The most obvious criterion for denying eligibility to vote is age. It is trivial to make the case that infants should be denied the right to vote. As the individual matures, however, it grows increasingly difficult to justify withholding this fundamental right. What is easy to argue in the case of a two-year old is less easy to argue in the case of a twelve-year old, and seriously problematic in the case of a sixteen-year old who is deemed to have most if not all the other significant capacities of an adult as these are defined by the society within which the individual is immersed.

Other criteria may be used to justify denial of voting rights - such as incarceration for crime - but all are, to a greater or lesser extent, controversial because the default assumption is that everybody should have a vote.

Why? Why should this be the default assumption? We must ask this question because rationality requires that all assumptions must be open to challenge.

There is, of course, an argument from principle. Democracy means everyone. Therefore, everyone must be included - or we lose the right to claim democratic status. But there is also a pragmatic argument for maximising the franchise. and, incidentally, maximising participation in the democratic process. That argument stems from the fact that a universal franchise (conditional on high levels of engagement) serves to disempower narrow interests and the extremes by ensuring that they are never a significantly higher proportion of the electorate than of the population as a whole.

Bill Jamieson might argue that his 'modest proposal' does not deny anybody the right to vote. He even concedes that those aged sixteen and seventeen should cease to be denied this right. But this is to ignore the fact that power is relative. He may not be proposing to deny the right to vote to a massive swathe of society, but he is suggesting that the power of their vote be reduced relative to his chosen elite. In effect, he would deny a fraction of the voting rights of large numbers of citizens.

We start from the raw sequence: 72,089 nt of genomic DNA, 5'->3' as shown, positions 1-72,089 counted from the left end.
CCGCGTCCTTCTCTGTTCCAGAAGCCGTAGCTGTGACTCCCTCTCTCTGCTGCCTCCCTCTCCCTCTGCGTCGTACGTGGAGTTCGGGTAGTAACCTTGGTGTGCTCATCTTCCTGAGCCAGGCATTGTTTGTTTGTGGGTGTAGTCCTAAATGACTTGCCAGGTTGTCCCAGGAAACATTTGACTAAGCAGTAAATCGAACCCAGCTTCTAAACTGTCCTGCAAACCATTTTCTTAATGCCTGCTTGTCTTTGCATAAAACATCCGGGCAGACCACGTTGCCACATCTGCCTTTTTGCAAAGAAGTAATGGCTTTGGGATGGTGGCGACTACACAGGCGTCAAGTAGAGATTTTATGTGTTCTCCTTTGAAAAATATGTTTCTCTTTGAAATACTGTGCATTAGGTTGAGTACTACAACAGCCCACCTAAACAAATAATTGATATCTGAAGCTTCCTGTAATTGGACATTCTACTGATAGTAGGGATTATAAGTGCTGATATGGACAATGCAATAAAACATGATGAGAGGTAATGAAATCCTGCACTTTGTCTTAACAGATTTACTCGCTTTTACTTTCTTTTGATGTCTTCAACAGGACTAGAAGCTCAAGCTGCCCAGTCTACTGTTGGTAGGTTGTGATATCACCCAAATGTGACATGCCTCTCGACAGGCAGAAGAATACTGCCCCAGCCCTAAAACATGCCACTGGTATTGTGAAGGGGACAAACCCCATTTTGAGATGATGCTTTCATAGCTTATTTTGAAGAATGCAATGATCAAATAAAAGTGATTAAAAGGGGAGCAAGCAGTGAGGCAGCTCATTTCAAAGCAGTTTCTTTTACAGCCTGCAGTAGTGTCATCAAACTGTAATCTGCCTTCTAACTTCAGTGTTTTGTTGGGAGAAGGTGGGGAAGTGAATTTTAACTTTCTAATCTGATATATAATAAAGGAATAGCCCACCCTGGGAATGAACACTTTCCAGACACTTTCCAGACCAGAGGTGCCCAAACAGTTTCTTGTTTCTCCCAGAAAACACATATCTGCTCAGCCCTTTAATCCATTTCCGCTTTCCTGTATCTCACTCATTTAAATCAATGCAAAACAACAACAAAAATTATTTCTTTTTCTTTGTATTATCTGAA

And he would do so on the basis of arbitrary criteria. If we must have secure grounds for denying someone the right to vote, then it stands to reason that we must stipulate an equally secure basis for creating a differential in the power of that vote. The justification for removing half of the right to vote must be no less than the justification for removing all of it because the right to vote is absolute and, therefore, indivisible.

Jamieson's criteria are arbitrary because they do not specify something unique to either the group he would elevate to the status of an elite, or the group he would relegate to an inferior status.

There is nothing that can be true of a person at age 64 which cannot also be true of someone age 16, other than that numerical difference. A 64-year old who has never travelled furth of their village is, in this regard, less experienced than a 16-year old who has been on a few school trips to different European countries.

Why is the experience of being young any less to be regarded than the experience of being old? They are merely alternative experiences. Why should we not adopt youth as our criterion for advantage in terms of voting power?

In all too many instances age brings only prejudice and a set of rigid assumptions about the world and people. In what way does this make an individual better qualified to make policy judgements?

If wealth were a reliable indicator of valuable human qualities then we'd have an insurmountable problem explaining the charcters of some of the world's richest people. Besides which, young people can also achieve considerable wealth by their own efforts. It is hardly unknown for them to do so.

Since most people are relatively poor, how might those with no experience of poverty be better qualified to chose how the poor are governed than those who do have the experience? After all, Jamieson's argument is very largely founded on the value of relevant experience.

We could go on. But I think the pernicious nonsense of Jamieson's proposal is sufficiently evident.

This will not prevent some supporting his call to partially disenfranchise the sections of society which  already tend to be disadvantaged in variety of ways. This support will come from those who see true democracy as a threat to their status and influence. We should heed them. If only because it is useful to be aware of who they are.

Thursday, 4 February 2016

The art of losing

George Gunn's article is too short. It ended before he got around to setting out his alternative. So all we are left with is some pointless carping about the SNP.

"The art of losing isn’t hard to master"

When I hear that line I am put in mind, not of the transformative events of the last decade in Scotland's politics, but of the defining tendency of the left to prefer the simplicities of "honourable" defeat to the responsibilities of success. The true masters of the art of losing" are the posturing "radicals" who can talk endlessly of where they want to be without ever touching on the matter of how to get there.